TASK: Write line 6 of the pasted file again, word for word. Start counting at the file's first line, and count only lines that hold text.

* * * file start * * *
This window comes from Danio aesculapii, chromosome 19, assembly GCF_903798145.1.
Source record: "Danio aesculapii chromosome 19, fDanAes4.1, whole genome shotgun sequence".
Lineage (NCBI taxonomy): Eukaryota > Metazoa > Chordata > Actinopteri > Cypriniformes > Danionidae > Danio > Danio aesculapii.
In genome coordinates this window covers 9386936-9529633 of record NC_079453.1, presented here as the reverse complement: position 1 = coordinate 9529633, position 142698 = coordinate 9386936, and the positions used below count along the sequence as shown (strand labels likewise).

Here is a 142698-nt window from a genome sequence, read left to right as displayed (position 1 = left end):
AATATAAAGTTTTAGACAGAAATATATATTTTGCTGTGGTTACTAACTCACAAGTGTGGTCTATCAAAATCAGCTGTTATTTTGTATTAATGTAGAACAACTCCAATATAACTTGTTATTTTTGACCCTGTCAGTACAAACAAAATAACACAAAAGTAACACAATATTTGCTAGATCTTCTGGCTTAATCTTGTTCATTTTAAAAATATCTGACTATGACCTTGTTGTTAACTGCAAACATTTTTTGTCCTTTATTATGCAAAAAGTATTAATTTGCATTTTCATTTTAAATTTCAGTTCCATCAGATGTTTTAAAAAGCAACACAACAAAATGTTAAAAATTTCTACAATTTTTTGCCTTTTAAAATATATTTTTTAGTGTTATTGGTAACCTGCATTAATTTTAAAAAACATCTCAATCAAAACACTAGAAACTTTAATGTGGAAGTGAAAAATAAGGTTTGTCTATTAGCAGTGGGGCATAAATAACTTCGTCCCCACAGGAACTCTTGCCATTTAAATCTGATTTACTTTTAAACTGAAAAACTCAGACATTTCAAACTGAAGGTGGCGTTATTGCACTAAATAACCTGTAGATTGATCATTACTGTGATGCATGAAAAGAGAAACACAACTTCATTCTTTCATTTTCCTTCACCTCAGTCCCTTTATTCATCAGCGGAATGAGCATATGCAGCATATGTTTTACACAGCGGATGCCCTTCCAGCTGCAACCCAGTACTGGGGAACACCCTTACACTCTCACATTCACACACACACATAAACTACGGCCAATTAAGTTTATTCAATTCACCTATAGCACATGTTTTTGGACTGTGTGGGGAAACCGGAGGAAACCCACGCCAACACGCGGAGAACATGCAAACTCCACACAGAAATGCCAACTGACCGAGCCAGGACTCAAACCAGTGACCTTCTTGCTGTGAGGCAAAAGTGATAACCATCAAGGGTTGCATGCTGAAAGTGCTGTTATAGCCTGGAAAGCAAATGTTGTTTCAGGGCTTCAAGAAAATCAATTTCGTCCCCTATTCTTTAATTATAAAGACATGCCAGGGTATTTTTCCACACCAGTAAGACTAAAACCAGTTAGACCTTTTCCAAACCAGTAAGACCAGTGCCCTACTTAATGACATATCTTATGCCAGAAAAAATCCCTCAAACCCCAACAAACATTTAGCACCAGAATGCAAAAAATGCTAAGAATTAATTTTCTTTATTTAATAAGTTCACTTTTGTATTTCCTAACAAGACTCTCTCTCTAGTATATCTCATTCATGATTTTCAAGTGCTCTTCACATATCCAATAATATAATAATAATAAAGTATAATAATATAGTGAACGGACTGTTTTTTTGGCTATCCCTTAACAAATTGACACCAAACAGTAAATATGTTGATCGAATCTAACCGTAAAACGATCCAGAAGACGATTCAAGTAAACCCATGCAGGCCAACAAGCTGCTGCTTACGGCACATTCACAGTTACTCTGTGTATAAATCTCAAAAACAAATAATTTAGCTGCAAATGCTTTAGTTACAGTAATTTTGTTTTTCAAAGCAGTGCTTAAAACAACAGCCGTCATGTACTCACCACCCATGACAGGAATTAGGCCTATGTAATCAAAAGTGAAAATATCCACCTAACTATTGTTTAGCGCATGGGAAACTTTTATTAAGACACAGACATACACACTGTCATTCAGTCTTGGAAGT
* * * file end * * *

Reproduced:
AATATAAAGTTTTAGACAGAAATATATATTTTGCTGTGGTTACTAACTCACAAGTGTGGTCTATCAAAATCAGCTGTTATTTTGTATTAATGTAGAACAACTCCAATATAACTTGTTATTTTTGACCCTGTCAGTACAAACAAAATAACACAAAAGTAACACAATATTTGCTAGATCTTCTGGCTTAATCTTGTTCATTTTAAAAATATCTGACTATGACCTTGTTGTTAACTGCAAACATTTTTTGTCCTTTATTATGCAAAAAGTATTAATTTGCATTTTCATTTTAAATTTCAGTTCCATCAGATGTTTTAAAAAGCAACACAACAAAATGTTAAAAATTTCTACAATTTTTTGCCTTTTAAAATATATTTTTTAGTGTTATTGGTAACCTGCATTAATTTTAAAAAACATCTCAATCAAAACACTAGAAACTTTAATGTGGAAGTGAAAAATAAGGTTTGTCTATTAGCAGTGGGGCATAAATAACTTCGTCCCCACAGGAACTCTTGCCATTTAAATCTGATTTACTTTTAAACTGAAAAACTCAGACATTTCAAACTGAAGGTGGCGTTATTGCACTAAATAACCTGTAGATTGATCATTACTGTGATGCATGAAAAGAGAAACACAACTTCATTCTTTCATTTTCCTTCACCTCAGTCCCTTTATTCATCAGCGGAATGAGCATATGCAGCATATGTTTTACACAGCGGATGCCCTTCCAGCTGCAACCCAGTACTGGGGAACACCCTTACACTCTCACATTCACACACACACATAAACTACGGCCAATTAAGTTTATTCAATTCACCTATAGCACATGTTTTTGGACTGTGTGGGGAAACCGGAGGAAACCCACGCCAACACGCGGAGAACATGCAAACTCCACACAGAAATGCCAACTGACCGAGCCAGGACTCAAACCAGTGACCTTCTTGCTGTGAGGCAAAAGTGATAACCATCAAGGGTTGCATGCTGAAAGTGCTGTTATAGCCTGGAAAGCAAATGTTGTTTCAGGGCTTCAAGAAAATCAATTTCGTCCCCTATTCTTTAATTATAAAGACATGCCAGGGTATTTTTCCACACCAGTAAGACTAAAACCAGTTAGACCTTTTCCAAACCAGTAAGACCAGTGCCCTACTTAATGACATATCTTATGCCAGAAAAAATCCCTCAAACCCCAACAAACATTTAGCACCAGAATGCAAAAAATGCTAAGAATTAATTTTCTTTATTTAATAAGTTCACTTTTGTATTTCCTAACAAGACTCTCTCTCTAGTATATCTCATTCATGATTTTCAAGTGCTCTTCACATATCCAATAATATAATAATAATAAAGTATAATAATATAGTGAACGGACTGTTTTTTTGGCTATCCCTTAACAAATTGACACCAAACAGTAAATATGTTGATCGAATCTAACCGTAAAACGATCCAGAAGACGATTCAAGTAAACCCATGCAGGCCAACAAGCTGCTGCTTACGGCACATTCACAGTTACTCTGTGTATAAATCTCAAAAACAAATAATTTAGCTGCAAATGCTTTAGTTACAGTAATTTTGTTTTTCAAAGCAGTGCTTAAAACAACAGCCGTCATGTACTCACCACCCATGACAGGAATTAGGCCTATGTAATCAAAAGTGAAAATATCCACCTAACTATTGTTTAGCGCATGGGAAACTTTTATTAAGACACAGACATACACACTGTCATTCAGTCTTGGAAGT